Will Warcraft: The Beginning give fans what they want?

Duncan Jones's epic fantasy of Orcs and humans has potential to break the video-game film curse

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Warcraft: The Beginning, a new film based on the iconic video games, is set to open in UK cinemas. The games, requiring complex strategy skills, have legions of devoted fans – but will the movie satisfy them and does it offer anything to newcomers?

The epic fantasy film is written and directed by David Bowie's son Duncan Jones, the director of Moon and Source Code. It draws on the mega-popular Warcraft videogame series, as well as the novels.

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Vikings star Travis Fimmel plays Anduin Lothar, the leader of the humans, while Toby Kebell (The Fantastic Four's Doctor Doom) is Orcs leader Durotan. The film also stars Paula Patton as Garona Halforcen and Dominic Cooper as King Llane Wrynn.

Warcraft: The Beginning has been years in the making, with the project first announced by game-makers Blizzard in 2006, then put on hold for fear of competition with the Lord of the Rings franchise.

It might be the "best videogame movie ever made", William Bibbiani on Crave Online says, although he admits that's not saying much. Nevertheless, he describes it as an "ambitious, colourful foray into the mythology of Azeroth".

Director Jones defies the trend for ironic detachment, adds the critic, and his film has an "undeniable zeal" and refreshing sincerity for old-fashioned fantasy conceits. It's a noble effort that "won't make you forget about the Lord of the Rings", but will remind you of Willow.

Geoff Berkshire in Variety was less impressed: "Hollywood's habit of turning hit video games into unwatchable movies continues unabated," he says.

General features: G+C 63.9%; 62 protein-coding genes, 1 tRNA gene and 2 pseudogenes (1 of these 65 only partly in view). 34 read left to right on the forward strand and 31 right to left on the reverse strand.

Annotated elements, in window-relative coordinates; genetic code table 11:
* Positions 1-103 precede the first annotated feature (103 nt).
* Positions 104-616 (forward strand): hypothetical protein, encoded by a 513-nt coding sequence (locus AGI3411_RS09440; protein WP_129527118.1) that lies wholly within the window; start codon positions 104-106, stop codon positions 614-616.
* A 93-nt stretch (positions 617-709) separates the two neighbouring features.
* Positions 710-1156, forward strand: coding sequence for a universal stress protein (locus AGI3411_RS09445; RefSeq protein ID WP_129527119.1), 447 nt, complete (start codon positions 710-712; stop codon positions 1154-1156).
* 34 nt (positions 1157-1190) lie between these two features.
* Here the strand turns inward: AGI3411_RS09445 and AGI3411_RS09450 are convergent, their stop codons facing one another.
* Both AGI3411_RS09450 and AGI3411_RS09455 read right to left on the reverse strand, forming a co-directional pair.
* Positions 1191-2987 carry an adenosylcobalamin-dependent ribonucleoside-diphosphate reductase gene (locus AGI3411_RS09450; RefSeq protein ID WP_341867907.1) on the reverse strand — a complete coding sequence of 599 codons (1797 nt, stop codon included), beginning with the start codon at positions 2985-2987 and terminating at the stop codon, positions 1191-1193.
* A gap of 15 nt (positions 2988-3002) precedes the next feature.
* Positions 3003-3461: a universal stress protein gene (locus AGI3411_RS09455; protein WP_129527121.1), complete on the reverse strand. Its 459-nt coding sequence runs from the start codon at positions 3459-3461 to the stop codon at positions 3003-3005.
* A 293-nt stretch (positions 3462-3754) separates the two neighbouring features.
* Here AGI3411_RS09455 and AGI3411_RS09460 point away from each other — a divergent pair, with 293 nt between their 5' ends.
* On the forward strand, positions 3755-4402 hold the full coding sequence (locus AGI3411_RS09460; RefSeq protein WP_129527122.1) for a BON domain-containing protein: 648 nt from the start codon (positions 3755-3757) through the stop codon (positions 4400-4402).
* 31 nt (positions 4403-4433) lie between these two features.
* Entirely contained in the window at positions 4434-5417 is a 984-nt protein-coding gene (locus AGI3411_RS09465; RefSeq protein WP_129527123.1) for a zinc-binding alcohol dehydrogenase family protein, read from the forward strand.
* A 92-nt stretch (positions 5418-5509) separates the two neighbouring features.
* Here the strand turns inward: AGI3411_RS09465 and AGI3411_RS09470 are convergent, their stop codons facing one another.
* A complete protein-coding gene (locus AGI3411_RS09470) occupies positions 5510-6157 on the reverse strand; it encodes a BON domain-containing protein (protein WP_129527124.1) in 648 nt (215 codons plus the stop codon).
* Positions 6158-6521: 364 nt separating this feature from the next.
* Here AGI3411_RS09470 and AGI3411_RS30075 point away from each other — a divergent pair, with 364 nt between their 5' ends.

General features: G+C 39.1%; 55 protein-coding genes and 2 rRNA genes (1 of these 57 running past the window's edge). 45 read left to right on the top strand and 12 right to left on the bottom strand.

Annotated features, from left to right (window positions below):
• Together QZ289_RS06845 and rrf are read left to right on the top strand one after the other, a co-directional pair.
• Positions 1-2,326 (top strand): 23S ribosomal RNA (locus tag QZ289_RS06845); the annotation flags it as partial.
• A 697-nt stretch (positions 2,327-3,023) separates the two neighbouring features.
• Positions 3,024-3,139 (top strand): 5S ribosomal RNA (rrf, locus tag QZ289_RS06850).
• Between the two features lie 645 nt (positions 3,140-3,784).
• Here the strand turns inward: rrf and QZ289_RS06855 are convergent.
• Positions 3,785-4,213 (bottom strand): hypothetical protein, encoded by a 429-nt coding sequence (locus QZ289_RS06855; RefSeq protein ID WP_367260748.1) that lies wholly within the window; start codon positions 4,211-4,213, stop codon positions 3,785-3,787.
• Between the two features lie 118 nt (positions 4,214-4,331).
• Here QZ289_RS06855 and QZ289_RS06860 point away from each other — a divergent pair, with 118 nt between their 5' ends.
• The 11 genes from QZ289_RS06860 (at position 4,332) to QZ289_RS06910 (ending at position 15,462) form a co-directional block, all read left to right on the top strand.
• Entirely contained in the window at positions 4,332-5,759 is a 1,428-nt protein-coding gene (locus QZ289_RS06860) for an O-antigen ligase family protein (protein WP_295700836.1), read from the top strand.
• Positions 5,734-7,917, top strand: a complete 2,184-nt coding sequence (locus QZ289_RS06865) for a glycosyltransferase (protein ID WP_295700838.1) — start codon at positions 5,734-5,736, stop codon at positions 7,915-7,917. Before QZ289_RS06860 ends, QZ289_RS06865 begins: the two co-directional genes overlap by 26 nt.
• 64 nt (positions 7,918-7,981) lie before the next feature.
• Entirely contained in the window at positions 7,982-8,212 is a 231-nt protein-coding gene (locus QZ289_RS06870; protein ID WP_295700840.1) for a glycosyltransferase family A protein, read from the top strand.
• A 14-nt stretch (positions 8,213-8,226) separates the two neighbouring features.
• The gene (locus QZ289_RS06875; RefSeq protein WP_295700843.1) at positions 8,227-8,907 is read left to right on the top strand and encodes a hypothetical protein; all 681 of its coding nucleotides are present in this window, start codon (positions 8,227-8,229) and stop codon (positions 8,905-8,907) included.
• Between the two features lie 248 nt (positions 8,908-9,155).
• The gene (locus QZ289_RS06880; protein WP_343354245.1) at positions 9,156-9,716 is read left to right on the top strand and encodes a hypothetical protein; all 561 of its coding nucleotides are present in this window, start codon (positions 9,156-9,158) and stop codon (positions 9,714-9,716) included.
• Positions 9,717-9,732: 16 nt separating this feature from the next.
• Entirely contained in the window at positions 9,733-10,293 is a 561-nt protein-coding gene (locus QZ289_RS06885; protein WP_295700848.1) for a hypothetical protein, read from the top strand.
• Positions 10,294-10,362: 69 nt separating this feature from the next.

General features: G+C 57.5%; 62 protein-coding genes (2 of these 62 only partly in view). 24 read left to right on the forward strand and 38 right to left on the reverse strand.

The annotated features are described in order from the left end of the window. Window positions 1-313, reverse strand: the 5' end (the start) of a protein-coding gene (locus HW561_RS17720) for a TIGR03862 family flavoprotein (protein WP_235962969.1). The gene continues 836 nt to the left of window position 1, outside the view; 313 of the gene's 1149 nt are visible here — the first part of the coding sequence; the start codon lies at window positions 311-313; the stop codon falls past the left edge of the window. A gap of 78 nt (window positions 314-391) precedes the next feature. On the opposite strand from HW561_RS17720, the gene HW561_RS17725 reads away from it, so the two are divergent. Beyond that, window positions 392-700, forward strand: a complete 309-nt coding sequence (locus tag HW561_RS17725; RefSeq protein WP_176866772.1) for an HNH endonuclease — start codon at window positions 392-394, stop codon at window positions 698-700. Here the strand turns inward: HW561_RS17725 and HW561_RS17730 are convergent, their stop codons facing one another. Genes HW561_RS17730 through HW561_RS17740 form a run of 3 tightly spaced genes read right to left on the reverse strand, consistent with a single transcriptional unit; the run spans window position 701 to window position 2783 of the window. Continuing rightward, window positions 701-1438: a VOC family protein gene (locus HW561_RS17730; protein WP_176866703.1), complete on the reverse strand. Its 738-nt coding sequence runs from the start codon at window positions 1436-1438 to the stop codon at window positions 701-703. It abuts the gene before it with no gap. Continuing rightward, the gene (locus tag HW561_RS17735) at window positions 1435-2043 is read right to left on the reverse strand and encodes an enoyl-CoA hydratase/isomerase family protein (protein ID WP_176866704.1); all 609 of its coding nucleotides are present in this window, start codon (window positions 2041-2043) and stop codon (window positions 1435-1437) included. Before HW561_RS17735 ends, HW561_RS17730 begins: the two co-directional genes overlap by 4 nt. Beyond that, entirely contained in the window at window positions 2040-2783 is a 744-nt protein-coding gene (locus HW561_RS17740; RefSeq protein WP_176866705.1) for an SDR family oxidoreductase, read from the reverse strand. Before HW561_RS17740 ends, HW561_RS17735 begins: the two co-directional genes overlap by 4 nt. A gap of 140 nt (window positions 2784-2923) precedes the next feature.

While the battle between the Orcs and humans takes up almost two hours of screen time, "the true conflict comes from film-makers trying to tell a story with soul" while "struggling against the inherent ridiculousness of the commodity they're working with", he adds.

Berkshire's main complaint is the lack of concern for those "perplexed at the mention of orcs and mages".

However, "devotees of the immersive role-playing source material may have an entirely different experience," he adds.

Actually, like many fantasy epics, "once you get past the costumes and lingo, the abracadabra and inevitable elves", Warcraft: The Beginning's pretty simple, says Sheri Linden in the Hollywood Reporter. Beneath the richly textured layers of motion capture, animation and 3D modelling are the basics of conflict, survival, family, loyalty.

It places an "emphasis on craft over war", adds Linden, and the partly digital characters "have heart" and certainly represent "a breakthrough in both storytelling and artistry" for features based on video games.

The critic concludes that compared with "the soporific Hobbit trilogy", this film is "a fleet and nimble ride" and likely to conquer the box offices.

UK previews start on 29 May, with the official opening on 3 June.

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